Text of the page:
On Tuesday, the tennis world was treated to the bombshell news that Halep, a former No. 1, was judged to have intentionally committed breaches of the Tennis Anti-Doping Programme and will serve an eyebrow-raising four-year suspension.
Bouchard is synonymous with her strong disapproval of players judged to have breached any anti-doping regulations. Earlier this year, she posted an unprovoked tweet aimed at Dayana Yastremska after defeating the Ukranian at the WTA 1000 event in Madrid (before she deleted it after receiving mixed reactions).
The tweet read: "There's something about playing dopers in Madrid," revisiting Yastremska's past for violating anti-doping regulations. The tweet also took aim at Maria Sharapova, whom Bouchard defeated at the same event back in 2017, shortly after the Russian returned from a 15-month suspension for testing positive for meldonium.
Halep's breaches in question include the presence of roxadustat in her urine sample taken during the 2022 US Open and irregularities in her biological passport which the Athlete Passport Management Units linked to doping.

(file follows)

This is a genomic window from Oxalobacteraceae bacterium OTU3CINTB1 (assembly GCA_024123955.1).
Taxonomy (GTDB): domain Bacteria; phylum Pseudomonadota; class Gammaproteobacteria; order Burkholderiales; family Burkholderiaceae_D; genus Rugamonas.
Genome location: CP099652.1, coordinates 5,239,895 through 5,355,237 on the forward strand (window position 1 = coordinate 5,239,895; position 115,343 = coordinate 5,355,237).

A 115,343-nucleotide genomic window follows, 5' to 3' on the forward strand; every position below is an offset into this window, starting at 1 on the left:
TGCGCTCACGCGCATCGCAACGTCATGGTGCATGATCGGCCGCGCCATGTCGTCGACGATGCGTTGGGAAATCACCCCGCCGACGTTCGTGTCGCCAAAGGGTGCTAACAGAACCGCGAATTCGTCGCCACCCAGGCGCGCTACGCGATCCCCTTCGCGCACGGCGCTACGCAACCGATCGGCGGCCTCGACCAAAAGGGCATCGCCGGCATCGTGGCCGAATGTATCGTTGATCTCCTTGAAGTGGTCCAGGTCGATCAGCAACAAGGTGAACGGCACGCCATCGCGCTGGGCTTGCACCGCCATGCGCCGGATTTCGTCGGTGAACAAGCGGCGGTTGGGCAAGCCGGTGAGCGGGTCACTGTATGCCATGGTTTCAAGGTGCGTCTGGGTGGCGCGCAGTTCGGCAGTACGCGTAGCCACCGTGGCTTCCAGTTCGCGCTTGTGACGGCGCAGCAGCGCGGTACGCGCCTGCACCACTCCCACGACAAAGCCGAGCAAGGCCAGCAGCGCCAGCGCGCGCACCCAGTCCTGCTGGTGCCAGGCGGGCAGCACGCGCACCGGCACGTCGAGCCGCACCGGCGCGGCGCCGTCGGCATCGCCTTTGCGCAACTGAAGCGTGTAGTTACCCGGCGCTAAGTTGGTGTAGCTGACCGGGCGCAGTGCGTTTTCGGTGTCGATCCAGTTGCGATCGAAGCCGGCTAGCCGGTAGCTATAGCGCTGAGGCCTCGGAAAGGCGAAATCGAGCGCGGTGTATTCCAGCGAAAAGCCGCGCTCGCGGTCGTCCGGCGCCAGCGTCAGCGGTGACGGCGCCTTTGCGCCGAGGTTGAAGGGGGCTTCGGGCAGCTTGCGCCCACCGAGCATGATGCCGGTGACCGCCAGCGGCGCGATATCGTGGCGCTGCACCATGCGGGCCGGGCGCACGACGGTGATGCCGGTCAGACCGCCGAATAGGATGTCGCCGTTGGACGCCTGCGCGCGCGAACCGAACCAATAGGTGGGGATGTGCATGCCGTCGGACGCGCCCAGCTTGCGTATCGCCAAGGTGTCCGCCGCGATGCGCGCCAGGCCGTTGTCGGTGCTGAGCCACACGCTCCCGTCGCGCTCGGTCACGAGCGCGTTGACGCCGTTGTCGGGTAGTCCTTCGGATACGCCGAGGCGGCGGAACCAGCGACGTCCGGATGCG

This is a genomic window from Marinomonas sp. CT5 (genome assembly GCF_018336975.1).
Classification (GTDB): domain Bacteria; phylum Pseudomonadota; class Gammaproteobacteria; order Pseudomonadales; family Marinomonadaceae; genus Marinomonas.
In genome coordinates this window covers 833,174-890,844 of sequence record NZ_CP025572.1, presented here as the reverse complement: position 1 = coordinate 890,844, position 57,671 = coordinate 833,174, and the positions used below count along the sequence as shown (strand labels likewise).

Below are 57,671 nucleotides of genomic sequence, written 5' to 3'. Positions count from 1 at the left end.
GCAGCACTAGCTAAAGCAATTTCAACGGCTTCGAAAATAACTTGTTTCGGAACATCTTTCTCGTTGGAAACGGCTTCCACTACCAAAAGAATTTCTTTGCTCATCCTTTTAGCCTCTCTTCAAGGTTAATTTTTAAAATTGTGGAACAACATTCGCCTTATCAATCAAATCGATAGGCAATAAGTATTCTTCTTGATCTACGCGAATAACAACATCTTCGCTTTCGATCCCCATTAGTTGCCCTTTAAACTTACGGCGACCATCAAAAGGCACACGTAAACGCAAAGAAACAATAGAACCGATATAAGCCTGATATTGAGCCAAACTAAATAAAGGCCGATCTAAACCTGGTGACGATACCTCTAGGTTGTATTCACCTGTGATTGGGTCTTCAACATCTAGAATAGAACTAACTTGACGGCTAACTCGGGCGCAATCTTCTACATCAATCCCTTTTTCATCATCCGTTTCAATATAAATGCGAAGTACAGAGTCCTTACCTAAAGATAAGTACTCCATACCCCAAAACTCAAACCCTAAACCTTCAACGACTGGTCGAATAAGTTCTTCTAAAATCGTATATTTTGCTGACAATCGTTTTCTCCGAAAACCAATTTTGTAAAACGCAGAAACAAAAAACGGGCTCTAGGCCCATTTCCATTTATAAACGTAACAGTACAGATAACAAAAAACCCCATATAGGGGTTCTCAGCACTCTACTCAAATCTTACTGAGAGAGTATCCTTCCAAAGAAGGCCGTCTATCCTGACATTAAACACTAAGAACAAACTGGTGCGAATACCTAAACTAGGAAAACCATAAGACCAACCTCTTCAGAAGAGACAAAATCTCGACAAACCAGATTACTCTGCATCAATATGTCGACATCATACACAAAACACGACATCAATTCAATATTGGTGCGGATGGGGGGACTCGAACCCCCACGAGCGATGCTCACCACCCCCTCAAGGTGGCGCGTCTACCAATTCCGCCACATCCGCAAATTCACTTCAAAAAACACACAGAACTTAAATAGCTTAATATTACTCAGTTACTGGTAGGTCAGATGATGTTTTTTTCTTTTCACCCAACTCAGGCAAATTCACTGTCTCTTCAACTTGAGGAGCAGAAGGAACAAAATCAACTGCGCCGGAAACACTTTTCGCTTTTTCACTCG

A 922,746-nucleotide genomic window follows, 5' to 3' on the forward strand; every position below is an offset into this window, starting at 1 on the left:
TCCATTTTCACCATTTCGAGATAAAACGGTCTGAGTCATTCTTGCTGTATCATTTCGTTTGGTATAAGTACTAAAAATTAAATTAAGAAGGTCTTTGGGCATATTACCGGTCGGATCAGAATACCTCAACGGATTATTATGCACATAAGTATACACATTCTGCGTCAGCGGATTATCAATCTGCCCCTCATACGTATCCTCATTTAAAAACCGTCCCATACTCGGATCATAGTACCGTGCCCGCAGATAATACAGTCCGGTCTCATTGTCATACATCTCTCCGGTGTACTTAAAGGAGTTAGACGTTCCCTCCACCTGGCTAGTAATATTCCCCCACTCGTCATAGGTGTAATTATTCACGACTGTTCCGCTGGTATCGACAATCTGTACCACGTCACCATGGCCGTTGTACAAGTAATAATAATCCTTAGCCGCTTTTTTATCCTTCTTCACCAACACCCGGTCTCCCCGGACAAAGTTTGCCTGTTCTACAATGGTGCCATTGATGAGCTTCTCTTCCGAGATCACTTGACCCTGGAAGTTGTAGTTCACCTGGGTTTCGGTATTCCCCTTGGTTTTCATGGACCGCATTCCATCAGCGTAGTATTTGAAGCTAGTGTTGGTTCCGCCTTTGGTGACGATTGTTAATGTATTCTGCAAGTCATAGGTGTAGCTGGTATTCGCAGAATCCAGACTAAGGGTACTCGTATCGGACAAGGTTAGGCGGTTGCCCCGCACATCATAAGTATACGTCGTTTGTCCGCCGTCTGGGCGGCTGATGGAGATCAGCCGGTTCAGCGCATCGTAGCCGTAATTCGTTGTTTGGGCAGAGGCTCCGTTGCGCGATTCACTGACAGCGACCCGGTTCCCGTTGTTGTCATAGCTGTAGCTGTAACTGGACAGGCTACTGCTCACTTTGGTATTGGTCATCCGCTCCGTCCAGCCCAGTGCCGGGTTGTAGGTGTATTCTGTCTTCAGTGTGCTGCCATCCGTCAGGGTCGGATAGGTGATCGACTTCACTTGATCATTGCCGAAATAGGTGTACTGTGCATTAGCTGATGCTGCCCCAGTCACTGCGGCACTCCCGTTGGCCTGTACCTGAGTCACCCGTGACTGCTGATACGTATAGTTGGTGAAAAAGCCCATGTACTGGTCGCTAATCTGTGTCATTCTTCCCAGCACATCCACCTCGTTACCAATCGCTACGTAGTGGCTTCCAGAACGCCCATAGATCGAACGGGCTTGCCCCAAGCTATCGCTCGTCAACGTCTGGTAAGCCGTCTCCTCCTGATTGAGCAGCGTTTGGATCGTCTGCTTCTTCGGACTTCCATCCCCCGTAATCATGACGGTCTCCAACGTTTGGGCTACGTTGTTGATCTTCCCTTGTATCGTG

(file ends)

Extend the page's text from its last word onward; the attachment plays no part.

Halep was provisionally suspended since last October and presented her arguments in a London court at the end of June. Her verdict took months before judgment was served, and it was not welcome news at all. This obviously throws a spanner in the works and leaves Halep's career in limbo.
The two-time major champion took the news with a pinch of salt and released a lengthy statement to dispute the result of her case. She said she was going to appeal the decision and exhaust all available legal remedies.
The 31-year-old becomes the first high-profile tennis player to be suspended from the WTA Tour due to doping since Maria Sharapova suffered a similar fate in 2016, albeit for a shorter period in comparison. And that's probably also why Bouchard made the decision to tweet: "I was told not to tweet today."